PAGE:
The use of marijuana significantly reduces the use of unregulated opioids, according to a new study.
The study, which can be found by clicking here, is being published in the September issue of the International Journal of Drug Policy. It was conducted by researchers at the British Columbia Centre on Substance Use, the University of British Columbia, the University of California and Simon Fraser University.
“Accumulating evidence has indicated that cannabis substitution is often used as a harm reduction strategy among people who use unregulated opioids (PWUO) and people living with chronic pain”, begins the study’s abstract. “We sought to investigate the association between cannabis use to manage opioid cravings and self-reported changes in opioid use among structurally marginalized PWUO.”
For the study data was collected from a cross-sectional questionnaire administered to PWUO in Vancouver, Canada. Binary logistic regression was used to analyze the association between cannabis use to manage opioid cravings and self-reported changes in unregulated opioid use.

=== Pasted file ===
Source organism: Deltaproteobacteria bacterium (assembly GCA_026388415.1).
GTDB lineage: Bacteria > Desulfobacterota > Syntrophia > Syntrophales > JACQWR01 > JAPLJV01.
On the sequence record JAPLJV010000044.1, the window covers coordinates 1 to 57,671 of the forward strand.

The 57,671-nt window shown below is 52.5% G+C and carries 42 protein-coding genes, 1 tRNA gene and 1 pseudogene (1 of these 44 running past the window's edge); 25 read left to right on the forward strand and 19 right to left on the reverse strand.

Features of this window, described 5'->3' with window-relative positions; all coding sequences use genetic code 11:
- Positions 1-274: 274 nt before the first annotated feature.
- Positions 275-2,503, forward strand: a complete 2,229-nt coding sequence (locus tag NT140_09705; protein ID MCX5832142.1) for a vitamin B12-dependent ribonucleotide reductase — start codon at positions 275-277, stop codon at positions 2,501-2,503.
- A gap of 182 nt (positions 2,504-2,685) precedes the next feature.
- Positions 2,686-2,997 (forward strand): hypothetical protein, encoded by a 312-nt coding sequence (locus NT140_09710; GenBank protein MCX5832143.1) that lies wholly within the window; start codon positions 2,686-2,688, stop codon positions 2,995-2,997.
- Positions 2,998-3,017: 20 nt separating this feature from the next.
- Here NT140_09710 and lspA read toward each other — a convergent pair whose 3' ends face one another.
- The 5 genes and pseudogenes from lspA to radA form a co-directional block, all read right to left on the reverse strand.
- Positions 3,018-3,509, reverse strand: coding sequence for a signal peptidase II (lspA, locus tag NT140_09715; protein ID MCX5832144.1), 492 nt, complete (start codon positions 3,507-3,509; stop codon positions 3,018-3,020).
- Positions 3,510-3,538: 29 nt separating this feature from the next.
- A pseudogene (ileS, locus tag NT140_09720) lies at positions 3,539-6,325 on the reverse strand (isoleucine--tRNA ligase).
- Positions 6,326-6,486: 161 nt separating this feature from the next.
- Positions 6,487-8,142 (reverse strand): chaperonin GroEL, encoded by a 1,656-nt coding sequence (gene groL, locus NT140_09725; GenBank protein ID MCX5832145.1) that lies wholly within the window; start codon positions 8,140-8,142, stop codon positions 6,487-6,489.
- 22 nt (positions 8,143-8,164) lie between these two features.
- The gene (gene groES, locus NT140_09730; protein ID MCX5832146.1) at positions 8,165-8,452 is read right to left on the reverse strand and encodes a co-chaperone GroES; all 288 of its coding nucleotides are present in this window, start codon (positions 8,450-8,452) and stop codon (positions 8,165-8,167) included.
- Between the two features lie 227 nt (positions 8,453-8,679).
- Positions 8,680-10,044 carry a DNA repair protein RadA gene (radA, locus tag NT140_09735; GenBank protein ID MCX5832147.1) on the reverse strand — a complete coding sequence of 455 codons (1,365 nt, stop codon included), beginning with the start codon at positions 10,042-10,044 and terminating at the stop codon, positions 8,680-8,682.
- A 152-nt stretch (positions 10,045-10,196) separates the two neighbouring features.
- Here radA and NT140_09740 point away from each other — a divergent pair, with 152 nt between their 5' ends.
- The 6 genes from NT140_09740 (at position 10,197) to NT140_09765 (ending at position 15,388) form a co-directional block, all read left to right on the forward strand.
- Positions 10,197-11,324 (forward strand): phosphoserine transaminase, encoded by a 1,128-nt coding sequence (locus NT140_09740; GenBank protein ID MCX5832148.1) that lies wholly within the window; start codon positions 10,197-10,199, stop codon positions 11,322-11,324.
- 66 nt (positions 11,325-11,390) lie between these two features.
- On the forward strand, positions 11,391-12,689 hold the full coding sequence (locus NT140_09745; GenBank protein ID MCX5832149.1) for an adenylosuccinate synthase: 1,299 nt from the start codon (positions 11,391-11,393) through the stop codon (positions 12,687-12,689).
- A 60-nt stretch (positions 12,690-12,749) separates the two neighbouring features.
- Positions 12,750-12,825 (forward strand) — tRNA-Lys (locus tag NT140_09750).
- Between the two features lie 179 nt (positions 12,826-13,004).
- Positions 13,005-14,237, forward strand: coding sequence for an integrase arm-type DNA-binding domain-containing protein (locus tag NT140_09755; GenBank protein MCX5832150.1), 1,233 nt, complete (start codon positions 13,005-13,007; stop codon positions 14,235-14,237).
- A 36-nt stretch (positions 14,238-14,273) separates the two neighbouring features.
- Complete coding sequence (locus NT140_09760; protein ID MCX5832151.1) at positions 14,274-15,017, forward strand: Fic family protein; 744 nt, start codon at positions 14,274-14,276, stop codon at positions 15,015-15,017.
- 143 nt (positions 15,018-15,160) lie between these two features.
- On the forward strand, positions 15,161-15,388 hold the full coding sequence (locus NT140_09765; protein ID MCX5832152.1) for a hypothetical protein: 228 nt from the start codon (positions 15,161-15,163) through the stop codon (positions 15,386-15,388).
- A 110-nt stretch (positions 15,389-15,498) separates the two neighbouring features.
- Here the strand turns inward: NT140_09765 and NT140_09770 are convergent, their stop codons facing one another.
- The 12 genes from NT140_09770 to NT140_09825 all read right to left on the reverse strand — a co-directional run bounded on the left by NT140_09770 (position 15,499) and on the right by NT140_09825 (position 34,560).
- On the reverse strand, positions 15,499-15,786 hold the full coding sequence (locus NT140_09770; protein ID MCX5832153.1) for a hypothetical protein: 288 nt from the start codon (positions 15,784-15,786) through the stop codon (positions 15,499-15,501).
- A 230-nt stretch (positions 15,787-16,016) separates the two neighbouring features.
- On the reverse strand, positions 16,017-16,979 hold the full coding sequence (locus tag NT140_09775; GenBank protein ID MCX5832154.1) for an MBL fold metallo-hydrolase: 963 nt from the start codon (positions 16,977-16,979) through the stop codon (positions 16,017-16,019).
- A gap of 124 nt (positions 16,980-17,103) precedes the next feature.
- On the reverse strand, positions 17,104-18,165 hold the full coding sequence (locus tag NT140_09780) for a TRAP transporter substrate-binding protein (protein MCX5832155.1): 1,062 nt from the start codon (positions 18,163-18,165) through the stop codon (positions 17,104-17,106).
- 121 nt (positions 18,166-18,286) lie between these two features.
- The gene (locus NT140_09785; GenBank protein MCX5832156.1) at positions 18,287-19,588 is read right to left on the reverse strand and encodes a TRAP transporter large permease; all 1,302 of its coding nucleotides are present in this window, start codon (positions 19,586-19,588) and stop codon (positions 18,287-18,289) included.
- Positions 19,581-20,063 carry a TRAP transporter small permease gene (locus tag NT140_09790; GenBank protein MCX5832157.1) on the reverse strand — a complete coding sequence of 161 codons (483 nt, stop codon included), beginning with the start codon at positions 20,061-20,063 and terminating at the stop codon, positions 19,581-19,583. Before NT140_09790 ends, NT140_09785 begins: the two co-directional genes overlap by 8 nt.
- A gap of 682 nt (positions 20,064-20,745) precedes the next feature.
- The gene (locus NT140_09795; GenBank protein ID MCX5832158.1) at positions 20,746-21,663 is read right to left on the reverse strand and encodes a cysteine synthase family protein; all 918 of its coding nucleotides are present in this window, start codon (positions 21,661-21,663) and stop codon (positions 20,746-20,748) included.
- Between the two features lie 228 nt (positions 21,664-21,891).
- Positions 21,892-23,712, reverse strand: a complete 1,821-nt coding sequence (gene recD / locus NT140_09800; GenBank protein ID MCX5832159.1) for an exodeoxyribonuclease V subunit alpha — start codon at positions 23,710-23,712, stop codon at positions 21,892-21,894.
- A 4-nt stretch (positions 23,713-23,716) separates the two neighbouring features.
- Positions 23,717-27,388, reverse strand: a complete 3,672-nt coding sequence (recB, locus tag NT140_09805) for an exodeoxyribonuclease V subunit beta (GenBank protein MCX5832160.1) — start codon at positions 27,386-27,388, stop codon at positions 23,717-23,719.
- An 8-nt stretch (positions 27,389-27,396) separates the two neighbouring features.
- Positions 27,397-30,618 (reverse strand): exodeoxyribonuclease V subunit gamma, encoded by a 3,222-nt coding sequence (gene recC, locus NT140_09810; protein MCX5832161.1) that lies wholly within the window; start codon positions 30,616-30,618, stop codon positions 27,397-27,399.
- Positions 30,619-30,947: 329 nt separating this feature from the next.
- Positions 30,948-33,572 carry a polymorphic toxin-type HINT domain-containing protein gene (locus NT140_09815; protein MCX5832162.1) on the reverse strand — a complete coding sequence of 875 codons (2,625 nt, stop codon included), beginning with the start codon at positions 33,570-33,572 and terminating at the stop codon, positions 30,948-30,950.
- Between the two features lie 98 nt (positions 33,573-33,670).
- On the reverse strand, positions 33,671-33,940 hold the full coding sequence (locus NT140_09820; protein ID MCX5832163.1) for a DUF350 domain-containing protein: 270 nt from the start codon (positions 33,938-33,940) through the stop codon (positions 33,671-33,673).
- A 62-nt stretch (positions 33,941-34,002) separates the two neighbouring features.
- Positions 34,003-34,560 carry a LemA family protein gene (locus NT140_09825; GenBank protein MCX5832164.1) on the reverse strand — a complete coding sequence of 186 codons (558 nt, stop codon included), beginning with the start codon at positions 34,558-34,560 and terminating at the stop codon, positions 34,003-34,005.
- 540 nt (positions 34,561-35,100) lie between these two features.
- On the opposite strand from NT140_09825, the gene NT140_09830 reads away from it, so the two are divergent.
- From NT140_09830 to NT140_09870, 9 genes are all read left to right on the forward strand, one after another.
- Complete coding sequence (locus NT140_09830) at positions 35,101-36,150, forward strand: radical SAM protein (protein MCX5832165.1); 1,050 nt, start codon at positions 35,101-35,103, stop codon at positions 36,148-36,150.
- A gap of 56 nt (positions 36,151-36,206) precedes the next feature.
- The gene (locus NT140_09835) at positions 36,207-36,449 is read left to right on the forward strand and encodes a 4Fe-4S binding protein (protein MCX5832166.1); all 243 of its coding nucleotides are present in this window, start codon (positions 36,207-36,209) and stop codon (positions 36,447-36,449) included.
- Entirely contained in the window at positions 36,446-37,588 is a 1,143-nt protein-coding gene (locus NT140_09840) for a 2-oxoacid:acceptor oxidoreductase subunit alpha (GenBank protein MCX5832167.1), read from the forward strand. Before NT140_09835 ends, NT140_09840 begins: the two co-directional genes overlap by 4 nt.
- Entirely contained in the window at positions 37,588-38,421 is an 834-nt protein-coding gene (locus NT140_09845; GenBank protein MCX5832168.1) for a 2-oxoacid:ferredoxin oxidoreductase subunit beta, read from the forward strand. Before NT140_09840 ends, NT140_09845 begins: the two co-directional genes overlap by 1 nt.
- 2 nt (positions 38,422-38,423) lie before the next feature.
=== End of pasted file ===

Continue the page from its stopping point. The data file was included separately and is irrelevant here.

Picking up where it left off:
A total of 205 people who use cannabis and opioids were enrolled in the present study from December 2019 to November 2021.
“Cannabis use to manage opioid cravings was reported by 118 (57.6%) participants”, states the study. “In the multivariable analysis, cannabis use to manage opioid cravings (adjusted Odds Ratio [aOR] = 2.13, 95% confidence interval [CI]: 1.07, 4.27) was significantly associated with self-reported reductions in opioid use.”
In the sub-analyses of pain, “cannabis use to manage opioid cravings was only associated with self-assessed reductions in opioid use among people living with moderate to severe pain (aOR = 4.44, 95% CI: 1.52, 12.97). In the sub-analyses of males and females, cannabis use to manage opioid cravings was only associated with self-assessed reductions in opioid use among females (aOR = 8.19, 95% CI: 1.20, 55.81).”
These findings indicate that cannabis use to manage opioid cravings is a prevalent motivation for cannabis use among PWUO and is associated with self-assessed reductions in opioid use during periods of cannabis use. Increasing the accessibility of cannabis products for therapeutic use may be a useful supplementary strategy to mitigate exposure to unregulated opioids and associated harm during the ongoing drug toxicity crisis.